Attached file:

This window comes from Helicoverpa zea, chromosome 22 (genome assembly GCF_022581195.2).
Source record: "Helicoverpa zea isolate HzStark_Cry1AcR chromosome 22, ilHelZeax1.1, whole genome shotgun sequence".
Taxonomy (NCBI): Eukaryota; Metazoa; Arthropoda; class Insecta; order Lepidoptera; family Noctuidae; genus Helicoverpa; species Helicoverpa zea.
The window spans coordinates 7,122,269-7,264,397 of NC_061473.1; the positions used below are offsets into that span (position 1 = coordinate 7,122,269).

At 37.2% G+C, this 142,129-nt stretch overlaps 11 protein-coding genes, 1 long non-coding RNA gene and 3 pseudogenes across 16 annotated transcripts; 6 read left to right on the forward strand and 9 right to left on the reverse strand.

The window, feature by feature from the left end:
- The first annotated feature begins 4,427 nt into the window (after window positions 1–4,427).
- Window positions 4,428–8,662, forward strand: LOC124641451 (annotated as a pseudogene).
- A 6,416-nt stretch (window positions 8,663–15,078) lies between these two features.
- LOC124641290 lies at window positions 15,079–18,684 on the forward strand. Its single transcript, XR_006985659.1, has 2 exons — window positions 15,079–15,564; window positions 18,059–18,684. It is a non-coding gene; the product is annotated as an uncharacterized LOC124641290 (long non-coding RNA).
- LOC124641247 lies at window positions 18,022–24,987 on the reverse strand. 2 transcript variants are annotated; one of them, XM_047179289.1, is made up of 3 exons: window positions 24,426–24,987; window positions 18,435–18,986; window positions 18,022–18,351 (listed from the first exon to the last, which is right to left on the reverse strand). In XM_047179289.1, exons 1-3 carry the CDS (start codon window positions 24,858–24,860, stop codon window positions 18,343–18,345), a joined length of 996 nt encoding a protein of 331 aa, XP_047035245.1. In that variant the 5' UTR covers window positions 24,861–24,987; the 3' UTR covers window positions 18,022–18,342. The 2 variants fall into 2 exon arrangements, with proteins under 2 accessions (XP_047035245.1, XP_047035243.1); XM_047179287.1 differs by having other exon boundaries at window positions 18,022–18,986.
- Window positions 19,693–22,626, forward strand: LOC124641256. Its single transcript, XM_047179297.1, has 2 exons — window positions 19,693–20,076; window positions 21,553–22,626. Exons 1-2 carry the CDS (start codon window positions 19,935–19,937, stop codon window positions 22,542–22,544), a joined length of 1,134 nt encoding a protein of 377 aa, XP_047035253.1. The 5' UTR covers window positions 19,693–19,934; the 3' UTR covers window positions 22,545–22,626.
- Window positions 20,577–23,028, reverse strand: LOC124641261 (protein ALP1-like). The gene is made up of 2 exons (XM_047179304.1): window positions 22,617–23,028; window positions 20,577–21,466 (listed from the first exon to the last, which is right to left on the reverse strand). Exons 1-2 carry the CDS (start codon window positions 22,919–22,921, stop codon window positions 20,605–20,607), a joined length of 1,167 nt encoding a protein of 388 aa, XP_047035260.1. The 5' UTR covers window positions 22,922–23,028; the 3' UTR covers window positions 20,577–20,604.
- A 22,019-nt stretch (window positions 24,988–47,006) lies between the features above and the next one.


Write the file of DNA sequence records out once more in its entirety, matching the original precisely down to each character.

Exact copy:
This window comes from Helicoverpa zea, chromosome 22 (genome assembly GCF_022581195.2).
Source record: "Helicoverpa zea isolate HzStark_Cry1AcR chromosome 22, ilHelZeax1.1, whole genome shotgun sequence".
Taxonomy (NCBI): Eukaryota; Metazoa; Arthropoda; class Insecta; order Lepidoptera; family Noctuidae; genus Helicoverpa; species Helicoverpa zea.
The window spans coordinates 7,122,269-7,264,397 of NC_061473.1; the positions used below are offsets into that span (position 1 = coordinate 7,122,269).

At 37.2% G+C, this 142,129-nt stretch overlaps 11 protein-coding genes, 1 long non-coding RNA gene and 3 pseudogenes across 16 annotated transcripts; 6 read left to right on the forward strand and 9 right to left on the reverse strand.

The window, feature by feature from the left end:
- The first annotated feature begins 4,427 nt into the window (after window positions 1–4,427).
- Window positions 4,428–8,662, forward strand: LOC124641451 (annotated as a pseudogene).
- A 6,416-nt stretch (window positions 8,663–15,078) lies between these two features.
- LOC124641290 lies at window positions 15,079–18,684 on the forward strand. Its single transcript, XR_006985659.1, has 2 exons — window positions 15,079–15,564; window positions 18,059–18,684. It is a non-coding gene; the product is annotated as an uncharacterized LOC124641290 (long non-coding RNA).
- LOC124641247 lies at window positions 18,022–24,987 on the reverse strand. 2 transcript variants are annotated; one of them, XM_047179289.1, is made up of 3 exons: window positions 24,426–24,987; window positions 18,435–18,986; window positions 18,022–18,351 (listed from the first exon to the last, which is right to left on the reverse strand). In XM_047179289.1, exons 1-3 carry the CDS (start codon window positions 24,858–24,860, stop codon window positions 18,343–18,345), a joined length of 996 nt encoding a protein of 331 aa, XP_047035245.1. In that variant the 5' UTR covers window positions 24,861–24,987; the 3' UTR covers window positions 18,022–18,342. The 2 variants fall into 2 exon arrangements, with proteins under 2 accessions (XP_047035245.1, XP_047035243.1); XM_047179287.1 differs by having other exon boundaries at window positions 18,022–18,986.
- Window positions 19,693–22,626, forward strand: LOC124641256. Its single transcript, XM_047179297.1, has 2 exons — window positions 19,693–20,076; window positions 21,553–22,626. Exons 1-2 carry the CDS (start codon window positions 19,935–19,937, stop codon window positions 22,542–22,544), a joined length of 1,134 nt encoding a protein of 377 aa, XP_047035253.1. The 5' UTR covers window positions 19,693–19,934; the 3' UTR covers window positions 22,545–22,626.
- Window positions 20,577–23,028, reverse strand: LOC124641261 (protein ALP1-like). The gene is made up of 2 exons (XM_047179304.1): window positions 22,617–23,028; window positions 20,577–21,466 (listed from the first exon to the last, which is right to left on the reverse strand). Exons 1-2 carry the CDS (start codon window positions 22,919–22,921, stop codon window positions 20,605–20,607), a joined length of 1,167 nt encoding a protein of 388 aa, XP_047035260.1. The 5' UTR covers window positions 22,922–23,028; the 3' UTR covers window positions 20,577–20,604.
- A 22,019-nt stretch (window positions 24,988–47,006) lies between the features above and the next one.